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Legendary Historian David McCullough Dies At 89

(Photo by Brad Barket/Getty Images for New York Historical Society)

Sarah Weaver Staff Writer
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Pulitzer Prize-winning historian David McCullough died Sunday in Hingham, Massachusetts, according to his publisher Simon & Schuster.

“It is with great sorrow that Simon & Schuster shares the news that David McCullough died yesterday, Sunday, August 7, surrounded by his five children in Hingham, MA,” Simon & Schuster wrote Monday.

McCullough received the Presidential Medal of Freedom in 2015. He also received two National Book Awards for “The Path Between the Seas: The Creation of the Panama Canal” (1977) and “Mornings on Horseback,” (1981) a book about Theodore Roosevelt. McCullough also won two Pulitzer Prizes for his biographies of former presidents Harry Truman and John Adams, respectively. (RELATED: Did A Prize-Winning Reporter For The New York Times Help Cover Up A Genocide?)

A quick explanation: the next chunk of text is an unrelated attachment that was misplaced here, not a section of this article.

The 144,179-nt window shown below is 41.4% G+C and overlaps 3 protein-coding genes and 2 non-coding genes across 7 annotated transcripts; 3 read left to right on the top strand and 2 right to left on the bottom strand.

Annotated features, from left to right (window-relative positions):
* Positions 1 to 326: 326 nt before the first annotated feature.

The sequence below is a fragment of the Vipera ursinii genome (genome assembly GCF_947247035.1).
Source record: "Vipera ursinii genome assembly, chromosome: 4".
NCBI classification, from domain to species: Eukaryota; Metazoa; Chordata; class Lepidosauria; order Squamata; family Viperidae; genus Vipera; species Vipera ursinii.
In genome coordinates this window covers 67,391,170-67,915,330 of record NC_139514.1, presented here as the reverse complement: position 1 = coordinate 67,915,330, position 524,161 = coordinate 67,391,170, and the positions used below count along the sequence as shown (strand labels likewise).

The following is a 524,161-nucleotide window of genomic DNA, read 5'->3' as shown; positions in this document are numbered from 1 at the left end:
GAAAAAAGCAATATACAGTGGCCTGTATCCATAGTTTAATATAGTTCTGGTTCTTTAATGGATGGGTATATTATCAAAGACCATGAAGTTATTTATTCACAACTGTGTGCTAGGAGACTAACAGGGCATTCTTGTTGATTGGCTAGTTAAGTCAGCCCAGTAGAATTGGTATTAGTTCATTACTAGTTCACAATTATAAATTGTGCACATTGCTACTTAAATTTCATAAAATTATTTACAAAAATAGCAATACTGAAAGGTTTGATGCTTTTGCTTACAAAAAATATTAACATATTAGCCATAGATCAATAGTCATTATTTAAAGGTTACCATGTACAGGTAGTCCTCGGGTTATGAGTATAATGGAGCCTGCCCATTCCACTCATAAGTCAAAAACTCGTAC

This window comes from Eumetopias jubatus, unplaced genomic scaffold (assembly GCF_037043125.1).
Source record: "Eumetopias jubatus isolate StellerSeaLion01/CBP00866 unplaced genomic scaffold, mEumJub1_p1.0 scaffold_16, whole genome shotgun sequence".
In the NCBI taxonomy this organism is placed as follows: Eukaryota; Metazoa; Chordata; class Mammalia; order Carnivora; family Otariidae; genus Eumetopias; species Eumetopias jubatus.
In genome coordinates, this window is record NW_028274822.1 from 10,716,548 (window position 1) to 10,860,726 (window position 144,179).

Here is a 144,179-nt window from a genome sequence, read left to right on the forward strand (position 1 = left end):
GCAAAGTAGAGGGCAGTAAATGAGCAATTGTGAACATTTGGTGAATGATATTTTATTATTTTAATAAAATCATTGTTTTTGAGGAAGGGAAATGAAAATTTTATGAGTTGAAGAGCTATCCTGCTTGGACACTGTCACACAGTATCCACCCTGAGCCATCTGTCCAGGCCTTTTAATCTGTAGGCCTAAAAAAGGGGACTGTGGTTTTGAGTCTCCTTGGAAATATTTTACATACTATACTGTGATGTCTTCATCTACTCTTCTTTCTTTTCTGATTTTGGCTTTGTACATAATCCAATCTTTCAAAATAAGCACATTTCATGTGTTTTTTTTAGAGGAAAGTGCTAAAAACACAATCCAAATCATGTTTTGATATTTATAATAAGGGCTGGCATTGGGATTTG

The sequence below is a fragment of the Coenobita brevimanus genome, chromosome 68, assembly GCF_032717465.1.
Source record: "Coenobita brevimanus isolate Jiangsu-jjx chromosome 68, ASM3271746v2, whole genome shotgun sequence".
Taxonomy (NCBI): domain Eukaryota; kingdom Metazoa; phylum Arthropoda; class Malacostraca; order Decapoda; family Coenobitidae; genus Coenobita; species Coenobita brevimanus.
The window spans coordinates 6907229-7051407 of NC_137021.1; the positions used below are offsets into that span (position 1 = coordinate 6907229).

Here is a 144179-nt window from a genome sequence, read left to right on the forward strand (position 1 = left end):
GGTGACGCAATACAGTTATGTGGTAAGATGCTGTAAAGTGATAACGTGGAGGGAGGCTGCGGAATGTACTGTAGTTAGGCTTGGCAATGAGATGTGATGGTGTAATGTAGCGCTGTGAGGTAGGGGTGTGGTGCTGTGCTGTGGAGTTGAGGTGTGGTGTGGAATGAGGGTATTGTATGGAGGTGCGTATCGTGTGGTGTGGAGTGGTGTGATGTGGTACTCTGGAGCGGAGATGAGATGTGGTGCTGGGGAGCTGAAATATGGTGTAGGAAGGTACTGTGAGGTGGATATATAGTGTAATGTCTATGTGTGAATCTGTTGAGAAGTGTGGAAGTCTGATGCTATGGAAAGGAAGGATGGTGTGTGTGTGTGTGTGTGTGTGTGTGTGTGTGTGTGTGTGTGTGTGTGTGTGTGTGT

“David McCullough was a national treasure. His books brought history to life for millions of readers. Through his biographies, he dramatically illustrated the most ennobling parts of the American character,” Simon & Schuster’s president and CEO Jonathan Karp said.

“Through his biographies, he dramatically illustrated the most ennobling parts of the American character. Simon & Schuster has been honored to be David’s publisher for 54 years. He was greatly admired and beloved throughout our company. We will cherish his work for as long as we are publishing books,” Karp continued.

McCullough and his wife, Rosalee, have five children, 19 grandchildren, and two great-grandchildren.